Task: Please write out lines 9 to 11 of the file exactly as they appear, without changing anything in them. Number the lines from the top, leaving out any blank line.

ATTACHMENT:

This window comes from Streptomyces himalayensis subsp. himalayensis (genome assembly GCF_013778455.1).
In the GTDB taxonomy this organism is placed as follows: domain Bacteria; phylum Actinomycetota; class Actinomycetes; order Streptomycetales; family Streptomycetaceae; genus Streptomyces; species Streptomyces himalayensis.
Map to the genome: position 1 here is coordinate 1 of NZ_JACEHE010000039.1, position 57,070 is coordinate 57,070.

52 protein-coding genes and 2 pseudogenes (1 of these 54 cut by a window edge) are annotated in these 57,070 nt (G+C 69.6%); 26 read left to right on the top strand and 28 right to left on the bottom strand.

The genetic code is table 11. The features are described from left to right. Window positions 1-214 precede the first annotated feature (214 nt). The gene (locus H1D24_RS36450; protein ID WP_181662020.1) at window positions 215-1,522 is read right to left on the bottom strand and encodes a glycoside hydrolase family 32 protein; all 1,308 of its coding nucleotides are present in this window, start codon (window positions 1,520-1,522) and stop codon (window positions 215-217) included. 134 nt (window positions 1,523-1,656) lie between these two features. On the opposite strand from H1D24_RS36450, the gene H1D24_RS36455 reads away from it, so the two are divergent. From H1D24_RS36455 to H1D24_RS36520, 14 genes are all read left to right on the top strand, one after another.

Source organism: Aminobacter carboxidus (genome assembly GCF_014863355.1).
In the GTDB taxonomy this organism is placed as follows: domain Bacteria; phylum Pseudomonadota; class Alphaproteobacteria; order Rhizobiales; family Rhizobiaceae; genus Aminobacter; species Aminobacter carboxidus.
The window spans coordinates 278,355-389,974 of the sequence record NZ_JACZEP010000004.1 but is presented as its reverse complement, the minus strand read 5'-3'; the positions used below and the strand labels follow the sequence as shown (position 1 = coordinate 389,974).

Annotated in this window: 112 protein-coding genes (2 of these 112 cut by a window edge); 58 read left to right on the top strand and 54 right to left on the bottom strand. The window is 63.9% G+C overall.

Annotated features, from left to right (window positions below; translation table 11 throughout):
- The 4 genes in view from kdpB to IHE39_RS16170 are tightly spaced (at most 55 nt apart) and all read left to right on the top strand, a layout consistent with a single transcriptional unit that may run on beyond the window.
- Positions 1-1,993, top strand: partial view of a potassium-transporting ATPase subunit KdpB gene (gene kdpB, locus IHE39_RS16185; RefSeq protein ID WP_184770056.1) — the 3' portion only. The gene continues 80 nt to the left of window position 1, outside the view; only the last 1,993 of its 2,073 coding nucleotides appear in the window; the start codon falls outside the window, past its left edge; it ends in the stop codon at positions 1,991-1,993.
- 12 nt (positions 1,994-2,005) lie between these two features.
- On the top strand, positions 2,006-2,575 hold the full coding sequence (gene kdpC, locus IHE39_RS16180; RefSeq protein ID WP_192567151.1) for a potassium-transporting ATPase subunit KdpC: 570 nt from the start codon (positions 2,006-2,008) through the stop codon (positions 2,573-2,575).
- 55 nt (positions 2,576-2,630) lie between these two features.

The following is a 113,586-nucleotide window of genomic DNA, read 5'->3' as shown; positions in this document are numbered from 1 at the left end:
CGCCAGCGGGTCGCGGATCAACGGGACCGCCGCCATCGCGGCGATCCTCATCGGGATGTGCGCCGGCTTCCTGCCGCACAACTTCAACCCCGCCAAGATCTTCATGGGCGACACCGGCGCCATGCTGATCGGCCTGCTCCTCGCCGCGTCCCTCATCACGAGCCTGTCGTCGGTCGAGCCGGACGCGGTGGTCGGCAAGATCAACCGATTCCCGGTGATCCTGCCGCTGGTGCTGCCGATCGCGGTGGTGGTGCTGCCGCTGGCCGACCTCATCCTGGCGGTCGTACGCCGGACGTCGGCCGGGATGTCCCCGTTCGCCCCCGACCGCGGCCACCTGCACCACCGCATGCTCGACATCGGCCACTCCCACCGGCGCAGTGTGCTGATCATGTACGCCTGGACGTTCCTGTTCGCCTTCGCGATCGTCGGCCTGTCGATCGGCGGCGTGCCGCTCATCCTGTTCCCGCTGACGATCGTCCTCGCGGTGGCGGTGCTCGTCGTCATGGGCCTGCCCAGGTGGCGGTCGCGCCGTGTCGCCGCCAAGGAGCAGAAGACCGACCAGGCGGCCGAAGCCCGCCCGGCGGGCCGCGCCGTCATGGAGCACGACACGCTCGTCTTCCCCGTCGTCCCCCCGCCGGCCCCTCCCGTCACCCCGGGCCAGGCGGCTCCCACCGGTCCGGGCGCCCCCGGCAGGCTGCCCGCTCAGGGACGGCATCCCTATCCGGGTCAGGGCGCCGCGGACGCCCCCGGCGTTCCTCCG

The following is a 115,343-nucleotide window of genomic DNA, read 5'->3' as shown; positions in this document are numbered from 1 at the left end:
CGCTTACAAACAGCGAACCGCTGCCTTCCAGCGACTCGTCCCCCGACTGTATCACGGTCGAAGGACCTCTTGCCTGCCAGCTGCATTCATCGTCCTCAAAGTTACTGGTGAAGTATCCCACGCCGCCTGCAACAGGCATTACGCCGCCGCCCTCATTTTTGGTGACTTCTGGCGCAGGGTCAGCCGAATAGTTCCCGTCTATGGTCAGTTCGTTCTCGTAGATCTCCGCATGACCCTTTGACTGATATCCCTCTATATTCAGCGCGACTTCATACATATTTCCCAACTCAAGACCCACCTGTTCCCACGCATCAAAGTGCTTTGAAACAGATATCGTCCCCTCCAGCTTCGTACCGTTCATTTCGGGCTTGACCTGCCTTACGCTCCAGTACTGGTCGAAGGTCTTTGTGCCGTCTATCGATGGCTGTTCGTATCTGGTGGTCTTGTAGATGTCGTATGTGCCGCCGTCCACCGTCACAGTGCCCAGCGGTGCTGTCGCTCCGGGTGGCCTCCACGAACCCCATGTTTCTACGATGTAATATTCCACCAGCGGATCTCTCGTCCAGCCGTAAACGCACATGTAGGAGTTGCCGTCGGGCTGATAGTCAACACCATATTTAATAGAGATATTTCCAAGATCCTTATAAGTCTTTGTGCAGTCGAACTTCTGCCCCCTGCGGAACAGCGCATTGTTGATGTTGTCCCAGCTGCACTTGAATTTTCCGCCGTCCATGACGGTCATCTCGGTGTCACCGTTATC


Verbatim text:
Annotated in this window: 112 protein-coding genes (2 of these 112 cut by a window edge); 58 read left to right on the top strand and 54 right to left on the bottom strand. The window is 63.9% G+C overall.

Annotated features, from left to right (window positions below; translation table 11 throughout):
- The 4 genes in view from kdpB to IHE39_RS16170 are tightly spaced (at most 55 nt apart) and all read left to right on the top strand, a layout consistent with a single transcriptional unit that may run on beyond the window.